What makes something a “good” educational resource? I think it is simply being good education. Let’s take this example, which is my favorite video on mean, median and mode for young students. I liked his singing.
First of all, this is an example of being age appropriate. For a class of sixth-graders, singing songs about the mean and a guy named Joe is pretty amusing. It may be that a class of undergraduates might find this immature.
Has multiple modes of instruction, for example, Funbrain/math brain, which I originally approached with suspicion because I’m a bit skeptical of giant education companies. Of course, I was also skeptical when I first heard it of the importance of multiple modes of instruction – visual, auditory, kinesthetic. Over the years, I’ve seen enough evidence that combining sensory input modes does improve retention. Funbrain/ math brain activities are a good example of this. Even when they aren’t so obvious why you won (so not being the best game), the graphics and sound are mildly entertaining enough to hold a student’s attention.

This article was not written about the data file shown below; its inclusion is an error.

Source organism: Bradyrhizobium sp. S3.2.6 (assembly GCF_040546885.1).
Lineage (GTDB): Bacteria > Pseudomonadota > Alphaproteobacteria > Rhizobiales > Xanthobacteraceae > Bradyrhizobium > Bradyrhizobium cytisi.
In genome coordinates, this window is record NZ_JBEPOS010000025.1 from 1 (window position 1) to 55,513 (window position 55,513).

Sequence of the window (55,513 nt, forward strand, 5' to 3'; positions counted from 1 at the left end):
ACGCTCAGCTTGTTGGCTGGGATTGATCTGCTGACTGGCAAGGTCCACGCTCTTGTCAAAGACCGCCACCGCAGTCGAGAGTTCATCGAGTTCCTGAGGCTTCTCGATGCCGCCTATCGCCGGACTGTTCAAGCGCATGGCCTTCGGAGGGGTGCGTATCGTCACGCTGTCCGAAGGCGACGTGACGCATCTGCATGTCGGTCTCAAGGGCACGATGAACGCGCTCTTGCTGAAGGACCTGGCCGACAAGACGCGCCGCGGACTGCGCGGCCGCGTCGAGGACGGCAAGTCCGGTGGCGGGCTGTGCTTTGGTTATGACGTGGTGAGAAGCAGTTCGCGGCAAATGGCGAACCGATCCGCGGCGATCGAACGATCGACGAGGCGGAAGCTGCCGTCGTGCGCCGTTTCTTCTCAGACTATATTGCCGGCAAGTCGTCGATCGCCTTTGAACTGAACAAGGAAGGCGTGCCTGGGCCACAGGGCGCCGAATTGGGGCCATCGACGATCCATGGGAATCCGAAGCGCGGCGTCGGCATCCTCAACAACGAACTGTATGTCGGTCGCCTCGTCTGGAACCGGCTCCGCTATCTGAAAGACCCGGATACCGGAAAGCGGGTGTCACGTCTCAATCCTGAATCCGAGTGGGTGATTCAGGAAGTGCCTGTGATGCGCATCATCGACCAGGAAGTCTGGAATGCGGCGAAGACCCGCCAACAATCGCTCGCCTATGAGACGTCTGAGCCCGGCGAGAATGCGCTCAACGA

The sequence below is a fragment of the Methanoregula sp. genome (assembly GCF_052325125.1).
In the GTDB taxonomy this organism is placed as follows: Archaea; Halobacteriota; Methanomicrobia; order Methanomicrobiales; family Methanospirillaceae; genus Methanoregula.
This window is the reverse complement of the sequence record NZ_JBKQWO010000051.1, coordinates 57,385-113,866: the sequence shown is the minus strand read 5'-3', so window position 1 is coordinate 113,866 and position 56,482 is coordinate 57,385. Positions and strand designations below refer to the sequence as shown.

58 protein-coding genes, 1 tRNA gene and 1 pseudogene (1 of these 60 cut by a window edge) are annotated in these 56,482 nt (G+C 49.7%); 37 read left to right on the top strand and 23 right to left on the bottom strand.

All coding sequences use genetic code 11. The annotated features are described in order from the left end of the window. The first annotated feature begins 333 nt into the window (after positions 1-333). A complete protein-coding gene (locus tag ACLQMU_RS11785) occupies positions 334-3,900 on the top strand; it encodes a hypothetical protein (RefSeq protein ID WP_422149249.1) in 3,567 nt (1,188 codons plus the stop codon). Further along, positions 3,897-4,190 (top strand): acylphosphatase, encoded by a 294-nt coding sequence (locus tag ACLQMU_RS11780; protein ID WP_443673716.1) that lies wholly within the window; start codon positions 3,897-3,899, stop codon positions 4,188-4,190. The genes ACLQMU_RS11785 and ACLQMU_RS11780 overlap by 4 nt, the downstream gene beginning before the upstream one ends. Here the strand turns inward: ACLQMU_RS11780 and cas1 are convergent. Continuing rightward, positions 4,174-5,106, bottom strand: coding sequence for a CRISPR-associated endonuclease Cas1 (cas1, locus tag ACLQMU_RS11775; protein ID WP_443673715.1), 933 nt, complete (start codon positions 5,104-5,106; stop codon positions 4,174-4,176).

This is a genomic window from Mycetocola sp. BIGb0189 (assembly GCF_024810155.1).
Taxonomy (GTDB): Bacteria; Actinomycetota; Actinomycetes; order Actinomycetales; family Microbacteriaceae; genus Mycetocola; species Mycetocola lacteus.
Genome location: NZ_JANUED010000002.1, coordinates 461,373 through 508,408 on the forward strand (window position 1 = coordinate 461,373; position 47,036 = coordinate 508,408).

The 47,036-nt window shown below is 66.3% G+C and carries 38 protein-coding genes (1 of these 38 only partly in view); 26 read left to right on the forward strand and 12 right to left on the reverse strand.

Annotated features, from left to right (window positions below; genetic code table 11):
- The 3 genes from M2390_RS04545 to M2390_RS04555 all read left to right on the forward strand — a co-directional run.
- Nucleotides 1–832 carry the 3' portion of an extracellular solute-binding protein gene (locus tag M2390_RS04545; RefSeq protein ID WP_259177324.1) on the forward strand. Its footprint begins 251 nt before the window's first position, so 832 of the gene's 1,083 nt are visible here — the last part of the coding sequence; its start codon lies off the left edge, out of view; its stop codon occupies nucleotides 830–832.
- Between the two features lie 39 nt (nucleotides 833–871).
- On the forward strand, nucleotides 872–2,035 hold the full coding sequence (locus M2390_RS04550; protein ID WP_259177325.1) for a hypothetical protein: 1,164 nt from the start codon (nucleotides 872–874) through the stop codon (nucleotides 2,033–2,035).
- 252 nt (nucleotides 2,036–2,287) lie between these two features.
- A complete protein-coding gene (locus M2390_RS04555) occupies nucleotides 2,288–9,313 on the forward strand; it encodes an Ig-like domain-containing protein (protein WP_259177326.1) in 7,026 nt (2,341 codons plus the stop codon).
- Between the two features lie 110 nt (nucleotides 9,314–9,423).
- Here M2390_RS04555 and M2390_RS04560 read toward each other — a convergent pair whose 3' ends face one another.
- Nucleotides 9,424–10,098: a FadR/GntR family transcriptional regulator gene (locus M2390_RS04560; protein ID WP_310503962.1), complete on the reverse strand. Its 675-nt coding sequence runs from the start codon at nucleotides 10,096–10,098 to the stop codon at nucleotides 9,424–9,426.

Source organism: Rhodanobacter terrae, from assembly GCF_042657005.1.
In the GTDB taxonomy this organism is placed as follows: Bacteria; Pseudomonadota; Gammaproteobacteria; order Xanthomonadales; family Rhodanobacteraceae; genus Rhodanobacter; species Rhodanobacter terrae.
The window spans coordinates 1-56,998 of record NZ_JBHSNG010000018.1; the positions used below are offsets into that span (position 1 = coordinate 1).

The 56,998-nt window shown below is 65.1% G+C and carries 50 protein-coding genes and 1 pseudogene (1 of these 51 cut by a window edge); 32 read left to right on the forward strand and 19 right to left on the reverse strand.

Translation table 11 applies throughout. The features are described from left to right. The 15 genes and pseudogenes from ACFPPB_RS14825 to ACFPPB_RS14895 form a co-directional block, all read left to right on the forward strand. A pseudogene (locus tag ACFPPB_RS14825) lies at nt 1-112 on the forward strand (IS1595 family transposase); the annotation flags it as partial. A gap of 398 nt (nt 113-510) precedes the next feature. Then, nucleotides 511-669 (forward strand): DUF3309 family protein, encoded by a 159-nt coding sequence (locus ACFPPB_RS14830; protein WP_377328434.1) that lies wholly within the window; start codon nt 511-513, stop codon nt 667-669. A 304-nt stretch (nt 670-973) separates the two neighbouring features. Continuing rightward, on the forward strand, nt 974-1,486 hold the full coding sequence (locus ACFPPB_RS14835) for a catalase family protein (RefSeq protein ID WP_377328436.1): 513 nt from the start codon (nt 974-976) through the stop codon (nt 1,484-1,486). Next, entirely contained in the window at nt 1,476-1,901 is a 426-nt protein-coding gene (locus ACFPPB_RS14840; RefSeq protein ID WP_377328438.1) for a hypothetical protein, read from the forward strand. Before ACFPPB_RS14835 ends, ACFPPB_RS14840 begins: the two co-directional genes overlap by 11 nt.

A third example of both multiple modes of instruction and teaching at the right level is Adapted Mind. Again, students select the grade level and topic. The games are kind of cute, with the ability to win monster stickers by answering questions correctly. As a recovering math teacher, what I liked the most about this was the Explain It option.
Last week, I had the privilege of speaking at LA Teachers Lounge, a great place to meet teachers doing interesting work in the Los Angeles area. A lot of what I discussed was the educational research that goes into our games – in short, what makes a good educational game is what makes a good educational resource for teaching is what makes good teaching … but for that you will have to wait until tomorrow or get our newsletter.
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